Don't know what to ask Santa for Christmas or just looking for comics that pleasantly tingle the insides of your sophisticated cranium? Fret no more, BTSB is here to help, offering a selection of great titles we've come across in the past few years. And don't forget to see if these fine works are stocked by Helsinki comic book stores! Asterios Polyp David Mazzucchelli, 2009
For those expecting something along the lines of Mazzucchelli's early work, like Batman: Year One, Asterios Polyp will prove to be something else entirely. It tells the story of the eponymous protagonist Asterios, an architect by trade who loses his life as he's known it after a lightning strikes his apartment building and burns it to the ground. A journey of revelation, muted hurt and partial reconciliation ensues, as we learn the events behind his failed marriage, his genius and hubris.
Mazzucchelli uses a palette of cyan, magenta and yellow and gives all his characters a distinct visual identity, playing around with the pictorial language of the comic book form and experimenting with the relation of parts to overall structure – a recurring theme in the story too. This is a meaningful, surprising and compelling story from one of the masters of the whole genre.
Whatever you do, don't open the last page first before getting there.
Our Marvel title for the holidays, Civil War is an easily accessible way into the amorphous Marvel Universe. It includes a lot of the famous characters, but manages to balance them so that they remain interesting. The story rises from the aftermath of a government act, supported by Iron Man among others, requiring superhumans to register and become accountable and traceable. In a dramatic twist of events, Iron Man and Captain America end up in different camps and writer Millar actually pulls the stunt off entertainingly and believeably, ripping something new out of the two superheroes.
Civil War is distinctly a post-9/11 book, even if it does not offer the most comprehensive or original allegory of USA at the time. It is drawn nicely and the vast cast of characters has received the attention they deserve, for example, female superheroes are not mere body doubles of each other, but personal and distinct.
Tamara Drewe Posy Simmonds, 2005-2007
Tamara Drewe originally appeared in The Guardian from 2005 to 2007 and has later been collected in both hard and soft covers as well as interpreted in the 2010 film by Stephen Frears. It balances on the thin line between graphic novel and illustrated book, being first of all a closely written piece of art. Following a year in the life of a quiet English country town and a writers' retire there, it combines nicely voiced characters with intrigue, thrill and sexy romance.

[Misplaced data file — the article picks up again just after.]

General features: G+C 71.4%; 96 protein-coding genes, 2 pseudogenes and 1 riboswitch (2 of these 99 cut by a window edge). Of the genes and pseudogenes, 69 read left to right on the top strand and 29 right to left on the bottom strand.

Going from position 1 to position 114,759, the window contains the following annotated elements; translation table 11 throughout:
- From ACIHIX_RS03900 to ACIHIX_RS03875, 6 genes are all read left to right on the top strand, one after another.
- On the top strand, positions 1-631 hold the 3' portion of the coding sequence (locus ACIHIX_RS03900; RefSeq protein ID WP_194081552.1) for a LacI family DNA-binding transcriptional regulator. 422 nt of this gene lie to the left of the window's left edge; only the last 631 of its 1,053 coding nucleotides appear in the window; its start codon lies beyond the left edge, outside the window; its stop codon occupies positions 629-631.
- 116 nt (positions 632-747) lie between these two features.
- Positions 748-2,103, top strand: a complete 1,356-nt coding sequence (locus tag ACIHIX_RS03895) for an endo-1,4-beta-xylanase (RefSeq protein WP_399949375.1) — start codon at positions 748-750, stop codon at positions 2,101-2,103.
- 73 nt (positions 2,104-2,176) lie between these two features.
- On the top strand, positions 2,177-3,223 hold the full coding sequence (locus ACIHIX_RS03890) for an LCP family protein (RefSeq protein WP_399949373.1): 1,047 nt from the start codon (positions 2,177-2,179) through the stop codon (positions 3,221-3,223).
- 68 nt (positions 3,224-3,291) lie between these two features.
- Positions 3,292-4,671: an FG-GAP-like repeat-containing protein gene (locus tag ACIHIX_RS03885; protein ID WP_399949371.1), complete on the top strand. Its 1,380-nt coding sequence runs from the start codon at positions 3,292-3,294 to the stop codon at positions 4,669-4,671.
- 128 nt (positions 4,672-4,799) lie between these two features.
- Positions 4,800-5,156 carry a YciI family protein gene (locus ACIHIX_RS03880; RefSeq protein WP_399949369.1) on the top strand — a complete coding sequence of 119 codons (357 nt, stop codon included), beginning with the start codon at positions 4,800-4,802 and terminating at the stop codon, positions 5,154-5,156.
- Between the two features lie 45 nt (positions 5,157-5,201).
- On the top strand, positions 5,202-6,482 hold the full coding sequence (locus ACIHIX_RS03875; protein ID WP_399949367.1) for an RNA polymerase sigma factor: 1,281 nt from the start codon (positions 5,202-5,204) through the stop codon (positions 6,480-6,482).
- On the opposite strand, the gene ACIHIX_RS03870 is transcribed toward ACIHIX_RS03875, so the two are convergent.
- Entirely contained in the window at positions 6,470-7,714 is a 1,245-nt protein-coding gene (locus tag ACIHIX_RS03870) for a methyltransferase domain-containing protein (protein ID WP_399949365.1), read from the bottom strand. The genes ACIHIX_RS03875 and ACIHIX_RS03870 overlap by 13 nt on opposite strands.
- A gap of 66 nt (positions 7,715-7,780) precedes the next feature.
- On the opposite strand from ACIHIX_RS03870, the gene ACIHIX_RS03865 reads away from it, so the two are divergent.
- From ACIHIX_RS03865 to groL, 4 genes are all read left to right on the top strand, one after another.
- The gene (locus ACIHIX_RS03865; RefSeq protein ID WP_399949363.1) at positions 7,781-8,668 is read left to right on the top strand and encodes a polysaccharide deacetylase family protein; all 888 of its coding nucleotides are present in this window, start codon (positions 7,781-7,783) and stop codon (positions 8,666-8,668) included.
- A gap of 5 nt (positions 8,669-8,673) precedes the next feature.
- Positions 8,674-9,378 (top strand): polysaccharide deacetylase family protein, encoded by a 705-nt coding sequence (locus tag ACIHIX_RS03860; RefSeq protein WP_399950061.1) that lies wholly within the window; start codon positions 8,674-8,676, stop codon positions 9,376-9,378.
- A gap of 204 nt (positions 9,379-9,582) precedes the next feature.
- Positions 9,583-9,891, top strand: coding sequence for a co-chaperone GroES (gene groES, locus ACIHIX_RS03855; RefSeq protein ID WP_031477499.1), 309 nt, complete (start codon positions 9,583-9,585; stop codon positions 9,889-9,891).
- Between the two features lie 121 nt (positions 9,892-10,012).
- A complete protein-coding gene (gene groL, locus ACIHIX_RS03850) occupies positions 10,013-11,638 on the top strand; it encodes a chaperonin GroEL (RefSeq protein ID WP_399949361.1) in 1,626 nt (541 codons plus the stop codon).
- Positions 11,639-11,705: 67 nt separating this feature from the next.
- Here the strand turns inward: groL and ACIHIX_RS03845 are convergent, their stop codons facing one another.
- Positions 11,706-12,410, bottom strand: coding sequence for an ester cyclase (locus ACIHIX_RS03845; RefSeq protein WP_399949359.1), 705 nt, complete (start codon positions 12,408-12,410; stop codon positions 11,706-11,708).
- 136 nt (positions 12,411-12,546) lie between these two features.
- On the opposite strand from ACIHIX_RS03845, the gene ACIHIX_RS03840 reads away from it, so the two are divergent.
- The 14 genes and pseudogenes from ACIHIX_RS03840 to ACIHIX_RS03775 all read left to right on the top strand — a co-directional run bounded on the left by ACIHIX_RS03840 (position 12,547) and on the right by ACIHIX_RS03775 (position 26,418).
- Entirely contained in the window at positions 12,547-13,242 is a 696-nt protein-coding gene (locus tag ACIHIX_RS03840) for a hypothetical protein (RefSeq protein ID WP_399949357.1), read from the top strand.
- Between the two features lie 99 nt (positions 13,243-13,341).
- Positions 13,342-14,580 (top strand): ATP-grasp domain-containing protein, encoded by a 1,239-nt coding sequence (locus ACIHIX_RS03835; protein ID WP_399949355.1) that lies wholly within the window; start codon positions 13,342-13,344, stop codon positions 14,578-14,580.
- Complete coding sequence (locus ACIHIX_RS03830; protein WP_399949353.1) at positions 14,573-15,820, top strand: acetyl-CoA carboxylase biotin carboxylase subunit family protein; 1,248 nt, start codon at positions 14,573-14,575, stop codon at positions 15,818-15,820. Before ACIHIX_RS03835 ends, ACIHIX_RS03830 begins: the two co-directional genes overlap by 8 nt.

Simmonds's visual style is pleasant to look at and she has managed to bring her characters to life both in drawing and writing. Especially her female characters vary in age, build and outlook, giving the whole work a realistic feel. The plot keeps in its grips and the intricacies of the lives of both writers and nobodies are keenly presented. This might even be the perfect comic for someone not that into the quirks of the comics genre, managing nicely to stand on its own feet.
Death Ray Daniel Clowes, 2011 (2004)
What if a regular guy got his hands on superpowers in the very real world of mid-20th century? This is exaclty the question Daniel Clowes (rhymes with Klaus, not Clothes) sets to answer in his aporia-riddled graphic novel. Originally appearing as Eightball #23, Death Ray follows Andy, a pubescent kid of the 1950s who notices that smoking cigarettes gives him extraordinary strenght. Soon after, a fully functional Death Ray that responds only to his touch comes into his possession and he begins his quest to right wrongs and evils in his neighborhood.
Despite the setup, this is not your grand-dads superhero story, no sir. Rather, Clowes shows his readers how erring human beings will not be able to handle absolute power like fictional heroes do. To be frank, Andy is a total dickwad from the start.
Also, be on the lookout for subtext – it is no coincidence that one chapter is titled ‟United States of Andy.”
Blankets Craig Thompson, 2003
One of the Most Beautiful Books You'll Ever Read is written all over Craig Thompson's debut. Blankets, an autobiographical bildungsroman, is superbly penciled, colored and, in a word, controlled. Thompson tells the story of Craig and Raina, two high-school kids growing up under pressure from their religious backgrounds as well as the trials and tribulations high-school-life and growing up.
Blankets is a story of a first love, religious guilt and finding one's own voice. It is touching and genuine and understandably launched the author directly into stardom. Sure, it might not be the most meaningful and deepest, even as a graphic novel, but its directness, urgency and beauty are sure to take you away.
GoldenBird Ainur Elmgren, 2005-
Our Nordic pick of the season, GoldenBird is a fast-paced historical comic set in the roaring European twenties, written by (at least) trilingual Ainur Elmgren, multi-classed historian and cartoonist. Still in progress, the story promises to be both epic and funny, without disregarding historical accuracy and a clear love for setting and atmosphere.
In the boiling cauldron of the free city of Ginestra, we meet a cavalcade of tricky priests, jazz dancers, Finnish socialists, cross-dressing flappers and many more interesting personalities. GoldenBird is amazingly researched and grasps the feel of inter-war era Europe nicely. Political realities, racial tensions and the proverbial last days of adventure are brought to light in a captivating fashion and Elmgren's somewhat traditional style supports her subject matter well.
Read more at: www.goldenbird.se
That's all for this time guys and guyettes, be sure to post your own recommendations in the comments section!
Kaisa Leino & Esko Suoranta for BTSB